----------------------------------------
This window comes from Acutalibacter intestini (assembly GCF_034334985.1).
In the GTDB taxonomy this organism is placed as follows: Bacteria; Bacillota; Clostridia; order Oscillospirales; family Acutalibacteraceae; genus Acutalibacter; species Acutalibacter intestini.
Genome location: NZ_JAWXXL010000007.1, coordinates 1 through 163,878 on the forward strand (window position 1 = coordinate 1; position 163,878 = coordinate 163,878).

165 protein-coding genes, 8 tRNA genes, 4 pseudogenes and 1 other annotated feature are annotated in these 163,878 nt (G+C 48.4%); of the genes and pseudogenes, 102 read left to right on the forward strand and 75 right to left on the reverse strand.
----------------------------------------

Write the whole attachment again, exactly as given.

This window comes from Acutalibacter intestini (assembly GCF_034334985.1).
In the GTDB taxonomy this organism is placed as follows: Bacteria; Bacillota; Clostridia; order Oscillospirales; family Acutalibacteraceae; genus Acutalibacter; species Acutalibacter intestini.
Genome location: NZ_JAWXXL010000007.1, coordinates 1 through 163,878 on the forward strand (window position 1 = coordinate 1; position 163,878 = coordinate 163,878).

165 protein-coding genes, 8 tRNA genes, 4 pseudogenes and 1 other annotated feature are annotated in these 163,878 nt (G+C 48.4%); of the genes and pseudogenes, 102 read left to right on the forward strand and 75 right to left on the reverse strand.